Top 5: Building Theological Depth

For this top five, I want to share five books referenced in Is There Anything Good About Hell? which could help establish a younger or less mature believer in some deeper theological thinking. None of these are about hell or punishment itself and I have deliberately not included longer works: systematic theologies, commentaries, or other reference-type works. I also ruled out sermon compilations, or larger collated works (no Jonathan Edwards or Charnock here). If when you think of theological books, you are a toe-dipper, think of this top five as the moment you take a breath and submerge under the water. It may take a moment to acclimatize, but when you do it will be so much better!

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The Doctrine of Eternal Punishment, Harry Buis

Excellent, medium-length book which surveys both the historical and biblical doctrine of hell with breadth. Not much new here, but a solid resource.

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Excerpts

Preface
This book is not written because the author takes delight in the subject. The thought of hell terrifies. It ought to make us all shudder. But it is a fact taught in God's Word. To deny or to ignore any Scriptural teaching is a serious matter. . . We have been led to a serious study of this subject for several reasons. One is that there is no other doctrine that is clearly taught in Scripture which is so generally denied or ignored in our modern theological world.
38
In his pronouncement against Judas, Jesus describes the punishment of the wicked by means of another comparison. "The Son of man goeth, even as it is written of him; but woe unto the man through whom the Son of man is betrayed: it were better for that man if had never been born" (Matthew 26:24). According to this passage the fate of Judas will be far worse than annihilation.
p43
 The teachings of our Savior may be summarized as follows: There are only two ultimate destinies, heaven and hell. The existence of the wicked in the future state is a very terrible reality and endless. Part of the punishment lies in exclusion from the presence of Jesus himself. There are degrees of punishment depending upon the kind of life lived on this earth, and upon the greatness of the opportunities which were neglected.
p53
The masses of Christians in the early Church certainly believed in the doctrine of eternal punishment. Gibbon considered this to be one of the five most important reasons why the Gospel spread in such amazing fashion.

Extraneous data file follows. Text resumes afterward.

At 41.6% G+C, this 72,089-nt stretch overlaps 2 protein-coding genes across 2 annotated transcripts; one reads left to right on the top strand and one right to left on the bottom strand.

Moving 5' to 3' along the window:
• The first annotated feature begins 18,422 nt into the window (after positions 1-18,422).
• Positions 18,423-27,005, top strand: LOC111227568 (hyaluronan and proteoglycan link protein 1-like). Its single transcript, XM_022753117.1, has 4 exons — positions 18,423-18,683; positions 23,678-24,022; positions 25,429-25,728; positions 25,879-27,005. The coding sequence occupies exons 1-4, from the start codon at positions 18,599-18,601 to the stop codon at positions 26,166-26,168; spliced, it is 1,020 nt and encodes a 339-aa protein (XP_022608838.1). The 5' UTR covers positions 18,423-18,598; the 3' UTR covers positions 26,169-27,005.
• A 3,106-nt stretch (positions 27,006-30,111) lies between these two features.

p100
John Charles Ryle (1816-1900), Bishop of Liverpool, certainly believed in it. He said, "Let others hold their peace about hell if they will — I dare not do so. I see it plainly in Scripture, and I must speak of it. I fear that thousands are on that broad road that leads to it, and I would fain arouse them to a sense of the peril before them. What would you say of the man who saw his neighbor's house in danger of being burned down, and never raise the cry 'Fire'? Call it bad taste, if you like, to speak of hell. Call it charity to make things pleasant and speak smoothly, and soothe men with a constant lullaby of peace. From such notions of taste and charity may I ever be delivered. My notion of charity is to warn men plainly of their danger. My notion of taste is to declare all the counsel of God. If I never spoke of hell, I should think I had kept back something that was profitable, and should look on myself as an accomplice of the devil."
p116-117
A Just God Would Not Give Infinite Punishment for Finite Sin.
This is a very popular argument of the universalist. To this it may be replied: Sin against God is a very serious matter. As Shedd so well explains: "Those who deny the position that sin is an infinite evil forget that the principle, upon which it rests is one of the commonplaces of jurisprudence: the principle, namely, that crime depends upon the object against whom it is committed as well as upon the subject who commits it. The merely subjective reference of an act is not sufficient to determine whether it is a crime. The act may have been the voluntary act of a person, but unless it is also an offence against another person, it is no crime. To strike is a voluntary act; but to strike a post or a stone is not a culpable act. Furthermore, not only crime, but degrees of crime depend upon the objective reference of a personal act. Estimated only by the subjective reference, there can be not only no culpability, but no difference in culpability. Killing a dog is no worse than killing a man, if merely the subject who kills, and not the object killed, is considered. Both alike are voluntary acts, and of one and the same person. If therefore the gravity of the act is to be measured solely by the nature of the person committing it, and not by that of the thing against whom it is committed, killing a dog is as heinous as killing a man.
p127
It is no coincidence that our present age which laughs at the idea of hell is an age of gross immorality. As Sheila Kaye-Smith says, "Every significant religious revival has been accompanied by a quickening sense of the danger and terror of hell."